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High Taxes Were Always A Problem, So What’s New?

November 1st, 2013 | by Diarmaid Walshe
High Taxes Were Always A Problem, So What’s New?
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Inscriptions tell us, that throughout history people always complained about the high taxes charged by central government.

The Roman Empire has produced a number of inscriptions that record these complaints, one of best preserved and most revealing was found in the Roman City of Rhodiapolis nearly 5 years ago.

The Roman city of Rhodiapolis, which is sited in Turkey has a long and varied history. Excavations on the site were started  by Professor Nevzat Çevik, head of the archaeology department in Akdeniz University’s 2006 after the site was exposed during wild fires in 2000

Located near the village of Sarıcasu, Rhodiapolis received its name from the Rhodians, who colonized the city.

The best known figure from the city was Opramoas, who lived in the period of Antoninus Pius (138-161 A.D.). He was the richest man in Lycia and the most renowned philanthropist. His best known work was his own monumental tomb.

Most of the visible ruins in the ancient city dated from the Roman and Byzantine periods. The remains included a theatre, a bathhouse, a public forum, temples, a church, cisterns, a cenotaph (a statue commemorating the dead), a necropolis (a structure for graves) and houses.

The Rhodiapolis stela:  Image UIS

The Rhodiapolis stela: Image UIS

One of the most interesting discoveries concerned the taxation of the people of Rhodiapolis, which was recorded in an ancient inscription.

The inscription was written on a stone and erected as a stele in the agora. It describes the  complaints of high income and sales taxes by the citizens of the city and a petition to the Emperor Septimius Severus for relief from the burden being imposed.

The Emperor Septimius Severus replied to the petition and surprisingly promised to lower taxes.  This was very unusual, especially when you consider that the Emperor was funding his military campaigns during this period.

The inscription records that on his return to Rhodiapolis, the messenger informed the leader with great joy, and in honour of the message and the messenger, an inscribed stele was erected in the agora.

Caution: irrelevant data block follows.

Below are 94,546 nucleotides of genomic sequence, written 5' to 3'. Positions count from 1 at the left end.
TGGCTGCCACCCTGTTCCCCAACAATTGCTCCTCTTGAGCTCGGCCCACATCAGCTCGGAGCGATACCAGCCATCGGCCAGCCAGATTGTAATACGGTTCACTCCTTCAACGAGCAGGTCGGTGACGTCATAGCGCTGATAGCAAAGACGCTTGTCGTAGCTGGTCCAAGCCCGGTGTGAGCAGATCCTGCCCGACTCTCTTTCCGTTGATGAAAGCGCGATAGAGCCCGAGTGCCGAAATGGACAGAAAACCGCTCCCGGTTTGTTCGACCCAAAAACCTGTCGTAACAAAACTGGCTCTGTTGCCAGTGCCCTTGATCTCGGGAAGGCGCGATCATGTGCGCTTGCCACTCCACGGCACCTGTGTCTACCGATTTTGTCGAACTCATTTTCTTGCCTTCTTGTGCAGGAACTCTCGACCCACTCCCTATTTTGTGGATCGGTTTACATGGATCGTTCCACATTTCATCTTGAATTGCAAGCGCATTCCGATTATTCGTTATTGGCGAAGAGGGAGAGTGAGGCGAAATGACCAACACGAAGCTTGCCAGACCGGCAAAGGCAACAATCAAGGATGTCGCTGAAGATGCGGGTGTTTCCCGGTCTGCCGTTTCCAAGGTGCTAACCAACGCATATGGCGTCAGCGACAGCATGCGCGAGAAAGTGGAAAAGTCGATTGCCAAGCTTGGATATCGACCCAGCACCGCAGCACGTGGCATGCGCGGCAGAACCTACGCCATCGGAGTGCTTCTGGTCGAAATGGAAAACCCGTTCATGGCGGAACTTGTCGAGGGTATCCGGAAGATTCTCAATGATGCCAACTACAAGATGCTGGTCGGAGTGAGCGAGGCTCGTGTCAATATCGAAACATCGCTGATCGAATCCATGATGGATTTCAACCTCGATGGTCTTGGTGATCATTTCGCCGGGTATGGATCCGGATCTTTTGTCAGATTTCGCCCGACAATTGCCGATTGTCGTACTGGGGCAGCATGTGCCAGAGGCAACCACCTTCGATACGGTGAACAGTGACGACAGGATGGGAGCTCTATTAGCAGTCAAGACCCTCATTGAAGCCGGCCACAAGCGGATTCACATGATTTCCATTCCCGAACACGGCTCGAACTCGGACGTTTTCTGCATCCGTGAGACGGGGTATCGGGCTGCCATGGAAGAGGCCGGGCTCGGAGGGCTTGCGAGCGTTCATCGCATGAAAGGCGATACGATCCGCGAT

Unrest over taxes was not unusual in the Roman Empire. however in the 3rd Century it was a major cause of civil strife, dissatisfaction and in some cases revolt.

Emperor Septimius Severus:  Image PAS

Emperor Septimius Severus: Image PAS

Zosimus, a late 5th century writer tells us “as a result of this exaction of taxes, city and countryside were full of laments and complaints, and all… sought the help of the barbarians.”

Many Roman peasants even fought alongside their invaders when they laid waste to the empire in the 3rd and 4th century.  This  was the case when Balkan miners defected to the Visigoths en masse in 378. Others simply vacated the Empire altogether to avoid the crippling tax rates along with the debasing of the sliver  currency which were devastating the Empires economy. .

In fact, by the end of the 3rd century, the situation had become so dire that the Emperor Diocletian had no choice but to introduce pricing and taxation reforms.  These included a universal price freeze, capping maximum prices, while at the same time it reinstated the land tax on Italian landowners which had been done away with in 167BC. Special tolls on money traders and companies were also imposed to help increase the tax collections.

However the tax reforms were so rigid and unwavering that many people were driven to starvation and bankruptcy. The state went so far as to chase widows and children without restraint for taxes owed.

When we look at the spending, we see the imperial government was spending the majority of the taxes on both the military or free bread and entertainment for the poor. According to historian Joseph Tainter, “those who lived off the treasury were more numerous than those paying into it.”

However in a  paper called  “The Size of the Economy and the Distribution of Income in the Roman Empire”, published in the Journal of Roman Studies in 2009, Walter Scheidel and Steven Friesen estimate the size and distribution of the Roman economy and tax system

They concluded that that in the Roman Empire as a whole, had a middle class of somewhere around 6 to 12% of the population that controlled about 20% of the income generated within the empire. Just over 1.5% of the population controlled 15-25 per cent of the income of the empire.   In addition close to 10% took in another 15 to 25%, leaving not much more than half of all income for all remaining households.  This is similar to the society break down we see in the USA today.

While the taxation rate of the Empire was low, at around 5-7% the large amount of people who did not pay it meant the compliant tax payers in Rhodiapolis had to pay more.

This would have been very apparent in more rural and less developed regions like Rhodiapolis where the citizens were having to subsides the failure of others to pay their fair share.  This would have been enforced with vigor by the hated imperial tax-collectors and other intermediaries, showing no pity or remorse in ensuring that the taxes were collect in full from each region.

Header Image : The ruins of Rhodiapolis: Image Emre Kızılkaya

Written by Diarmaid Walshe

 

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  • JorgeFontanini

    Thanks for the info! Right now I’m reading the report mentioned in the article, very interesting indeed!